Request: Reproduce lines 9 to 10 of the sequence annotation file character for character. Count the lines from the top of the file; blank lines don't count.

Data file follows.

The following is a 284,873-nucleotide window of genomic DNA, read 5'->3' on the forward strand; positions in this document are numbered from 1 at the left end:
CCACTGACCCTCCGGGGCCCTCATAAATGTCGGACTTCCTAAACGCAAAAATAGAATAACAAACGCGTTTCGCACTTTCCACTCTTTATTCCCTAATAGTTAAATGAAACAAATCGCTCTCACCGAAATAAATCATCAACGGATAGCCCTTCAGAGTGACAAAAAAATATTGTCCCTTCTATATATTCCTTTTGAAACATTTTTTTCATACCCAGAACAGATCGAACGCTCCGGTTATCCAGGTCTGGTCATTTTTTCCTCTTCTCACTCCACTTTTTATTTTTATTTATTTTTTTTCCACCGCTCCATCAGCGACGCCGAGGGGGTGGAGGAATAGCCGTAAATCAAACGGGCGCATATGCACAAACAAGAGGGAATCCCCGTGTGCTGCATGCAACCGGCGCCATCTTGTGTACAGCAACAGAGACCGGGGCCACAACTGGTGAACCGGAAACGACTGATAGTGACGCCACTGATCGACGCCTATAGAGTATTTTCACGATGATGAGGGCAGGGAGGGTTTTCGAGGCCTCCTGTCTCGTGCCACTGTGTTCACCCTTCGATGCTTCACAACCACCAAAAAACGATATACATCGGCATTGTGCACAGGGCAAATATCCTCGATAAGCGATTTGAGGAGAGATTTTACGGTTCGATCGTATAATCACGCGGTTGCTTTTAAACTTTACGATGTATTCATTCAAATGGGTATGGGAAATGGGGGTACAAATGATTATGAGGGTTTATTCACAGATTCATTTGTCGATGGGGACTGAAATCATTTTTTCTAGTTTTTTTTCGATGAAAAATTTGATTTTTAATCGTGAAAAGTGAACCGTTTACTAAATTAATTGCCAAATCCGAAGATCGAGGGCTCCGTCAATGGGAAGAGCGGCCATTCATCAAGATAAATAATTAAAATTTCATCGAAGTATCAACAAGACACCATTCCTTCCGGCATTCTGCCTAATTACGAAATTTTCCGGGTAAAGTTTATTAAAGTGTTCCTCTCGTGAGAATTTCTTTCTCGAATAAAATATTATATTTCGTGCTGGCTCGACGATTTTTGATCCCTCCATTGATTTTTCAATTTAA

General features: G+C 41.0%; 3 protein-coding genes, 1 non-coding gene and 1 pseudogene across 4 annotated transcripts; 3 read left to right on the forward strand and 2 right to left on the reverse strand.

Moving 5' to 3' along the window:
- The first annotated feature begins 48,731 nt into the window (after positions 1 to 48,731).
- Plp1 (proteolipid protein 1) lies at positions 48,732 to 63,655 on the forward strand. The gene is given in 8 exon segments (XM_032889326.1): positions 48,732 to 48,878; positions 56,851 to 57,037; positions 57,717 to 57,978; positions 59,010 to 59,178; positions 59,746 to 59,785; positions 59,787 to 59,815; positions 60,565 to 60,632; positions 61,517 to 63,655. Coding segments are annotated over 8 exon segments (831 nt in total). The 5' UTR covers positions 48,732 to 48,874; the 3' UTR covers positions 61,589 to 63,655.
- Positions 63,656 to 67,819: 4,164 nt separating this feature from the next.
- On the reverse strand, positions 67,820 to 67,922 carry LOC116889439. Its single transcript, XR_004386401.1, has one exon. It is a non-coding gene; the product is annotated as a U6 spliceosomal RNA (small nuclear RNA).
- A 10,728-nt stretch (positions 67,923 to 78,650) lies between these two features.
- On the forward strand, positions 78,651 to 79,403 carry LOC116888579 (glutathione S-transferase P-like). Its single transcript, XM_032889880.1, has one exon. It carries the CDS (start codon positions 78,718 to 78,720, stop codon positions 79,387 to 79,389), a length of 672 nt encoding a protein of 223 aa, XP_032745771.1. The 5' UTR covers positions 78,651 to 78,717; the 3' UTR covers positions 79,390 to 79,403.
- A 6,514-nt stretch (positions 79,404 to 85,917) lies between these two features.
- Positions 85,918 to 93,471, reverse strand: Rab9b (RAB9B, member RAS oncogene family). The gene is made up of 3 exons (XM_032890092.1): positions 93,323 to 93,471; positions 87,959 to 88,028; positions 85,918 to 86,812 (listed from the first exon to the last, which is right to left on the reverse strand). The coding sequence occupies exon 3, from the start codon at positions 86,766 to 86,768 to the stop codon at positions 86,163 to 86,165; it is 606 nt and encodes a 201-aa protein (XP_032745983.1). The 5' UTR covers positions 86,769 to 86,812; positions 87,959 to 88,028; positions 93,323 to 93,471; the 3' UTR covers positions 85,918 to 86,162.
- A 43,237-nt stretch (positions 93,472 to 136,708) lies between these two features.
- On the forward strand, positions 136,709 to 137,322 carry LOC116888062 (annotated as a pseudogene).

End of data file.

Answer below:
- A 10,728-nt stretch (positions 67,923 to 78,650) lies between these two features.
- On the forward strand, positions 78,651 to 79,403 carry LOC116888579 (glutathione S-transferase P-like). Its single transcript, XM_032889880.1, has one exon. It carries the CDS (start codon positions 78,718 to 78,720, stop codon positions 79,387 to 79,389), a length of 672 nt encoding a protein of 223 aa, XP_032745771.1. The 5' UTR covers positions 78,651 to 78,717; the 3' UTR covers positions 79,390 to 79,403.